The selectivity of action of 1-β-d-arabinofuranosylcytosine (ara-C) against leukemic cells was studied in vivo. Dynamic state tissue levels of ara-C and of its mono-, di-, and triphosphate (ara-CTP) were measured in L1210 leukemic cells and in C57BL × DBA/2 F1 host tissues at different times after various doses of the agent. The levels were correlated with inhibition of of thymidine incorporation into DNA and with cytocidal effects as measured by loss of isotopically prelabeled DNA. ara-CTP levels, but not those of the mono- and diphosphates of ara-C, were higher in leukemic cells and in host cell renewal systems than in other host tissues. DNA synthesis was equally inhibited by similar levels of ara-CTP in ascitic L1210 cells, in leukemic infiltrates in liver, and in small intestine. However, L1210 cells accumulated higher levels of ara-CTP for longer periods than did small intestine, and correspondingly the inhibition of DNA synthesis was greater and more prolonged in leukemic cells. ara-C caused greater losses of prelabeled DNA in ascites cells and in infiltrated liver than in host small intestine. It appears that the differential net tissue level of ara-CTP and its duration are the determinants of chemotherapeutic efficacy of ara-C against L1210 leukemia.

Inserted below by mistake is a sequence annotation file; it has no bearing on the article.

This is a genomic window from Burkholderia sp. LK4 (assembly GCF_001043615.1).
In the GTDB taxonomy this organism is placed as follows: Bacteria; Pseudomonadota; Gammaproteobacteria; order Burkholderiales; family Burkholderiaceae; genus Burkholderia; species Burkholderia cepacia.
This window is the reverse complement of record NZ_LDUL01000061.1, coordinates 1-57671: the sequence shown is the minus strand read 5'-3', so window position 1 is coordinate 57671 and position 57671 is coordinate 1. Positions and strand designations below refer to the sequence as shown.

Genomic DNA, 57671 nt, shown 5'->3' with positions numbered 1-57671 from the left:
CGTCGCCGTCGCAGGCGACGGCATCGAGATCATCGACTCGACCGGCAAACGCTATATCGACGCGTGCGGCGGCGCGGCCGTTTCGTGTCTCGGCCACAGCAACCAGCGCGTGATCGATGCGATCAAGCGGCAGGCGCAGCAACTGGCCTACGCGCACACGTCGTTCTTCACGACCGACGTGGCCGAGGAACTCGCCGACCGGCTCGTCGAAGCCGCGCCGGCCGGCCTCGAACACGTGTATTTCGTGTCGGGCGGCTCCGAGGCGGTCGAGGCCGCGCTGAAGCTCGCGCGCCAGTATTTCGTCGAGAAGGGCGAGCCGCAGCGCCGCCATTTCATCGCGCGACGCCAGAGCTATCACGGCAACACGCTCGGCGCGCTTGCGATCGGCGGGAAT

ara-C was the predominant nucleoside present in hydrolysates of ara-CTP fractions. By contrast, 1-β-d-arabinofuranosyluracil predominated in hydrolysates of monophosphate nucleotide fractions from ascites cells, liver, small intestine, and blood. Monophosphate nucleotide was also present in ascites fluid and plasma.


This work was supported in part by National Cancer Institute Grant CA-08748 and by the Elsa U. Pardee Foundation. Part of this study was presented at the 27th Annual Symposium on Fundamental Cancer Research, Houston, Texas, February 1974, and at the 65th Annual Meeting of the American Association for Cancer Research, Houston, Texas, March 1974.

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